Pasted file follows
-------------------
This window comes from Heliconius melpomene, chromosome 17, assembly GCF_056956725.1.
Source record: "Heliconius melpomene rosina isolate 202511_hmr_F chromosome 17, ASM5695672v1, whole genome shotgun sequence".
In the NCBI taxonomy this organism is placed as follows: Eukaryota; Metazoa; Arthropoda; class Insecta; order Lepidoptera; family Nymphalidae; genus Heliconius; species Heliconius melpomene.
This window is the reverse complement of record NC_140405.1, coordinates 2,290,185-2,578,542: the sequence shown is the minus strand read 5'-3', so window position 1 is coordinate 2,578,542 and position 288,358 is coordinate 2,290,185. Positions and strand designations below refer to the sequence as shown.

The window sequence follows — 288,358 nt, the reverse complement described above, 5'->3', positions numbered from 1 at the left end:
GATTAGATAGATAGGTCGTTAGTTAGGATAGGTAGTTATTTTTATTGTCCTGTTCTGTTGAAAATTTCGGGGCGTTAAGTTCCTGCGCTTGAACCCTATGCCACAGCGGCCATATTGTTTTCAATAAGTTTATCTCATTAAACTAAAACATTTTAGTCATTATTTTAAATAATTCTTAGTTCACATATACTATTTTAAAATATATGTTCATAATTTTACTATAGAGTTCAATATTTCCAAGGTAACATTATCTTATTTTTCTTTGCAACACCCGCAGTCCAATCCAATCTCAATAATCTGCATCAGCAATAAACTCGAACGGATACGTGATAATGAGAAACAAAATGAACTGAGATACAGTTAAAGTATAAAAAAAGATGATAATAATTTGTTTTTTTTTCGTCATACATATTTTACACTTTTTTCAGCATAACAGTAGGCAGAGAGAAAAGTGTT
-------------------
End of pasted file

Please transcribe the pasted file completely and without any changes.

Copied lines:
This window comes from Heliconius melpomene, chromosome 17, assembly GCF_056956725.1.
Source record: "Heliconius melpomene rosina isolate 202511_hmr_F chromosome 17, ASM5695672v1, whole genome shotgun sequence".
In the NCBI taxonomy this organism is placed as follows: Eukaryota; Metazoa; Arthropoda; class Insecta; order Lepidoptera; family Nymphalidae; genus Heliconius; species Heliconius melpomene.
This window is the reverse complement of record NC_140405.1, coordinates 2,290,185-2,578,542: the sequence shown is the minus strand read 5'-3', so window position 1 is coordinate 2,578,542 and position 288,358 is coordinate 2,290,185. Positions and strand designations below refer to the sequence as shown.

The window sequence follows — 288,358 nt, the reverse complement described above, 5'->3', positions numbered from 1 at the left end:
GATTAGATAGATAGGTCGTTAGTTAGGATAGGTAGTTATTTTTATTGTCCTGTTCTGTTGAAAATTTCGGGGCGTTAAGTTCCTGCGCTTGAACCCTATGCCACAGCGGCCATATTGTTTTCAATAAGTTTATCTCATTAAACTAAAACATTTTAGTCATTATTTTAAATAATTCTTAGTTCACATATACTATTTTAAAATATATGTTCATAATTTTACTATAGAGTTCAATATTTCCAAGGTAACATTATCTTATTTTTCTTTGCAACACCCGCAGTCCAATCCAATCTCAATAATCTGCATCAGCAATAAACTCGAACGGATACGTGATAATGAGAAACAAAATGAACTGAGATACAGTTAAAGTATAAAAAAAGATGATAATAATTTGTTTTTTTTTCGTCATACATATTTTACACTTTTTTCAGCATAACAGTAGGCAGAGAGAAAAGTGTT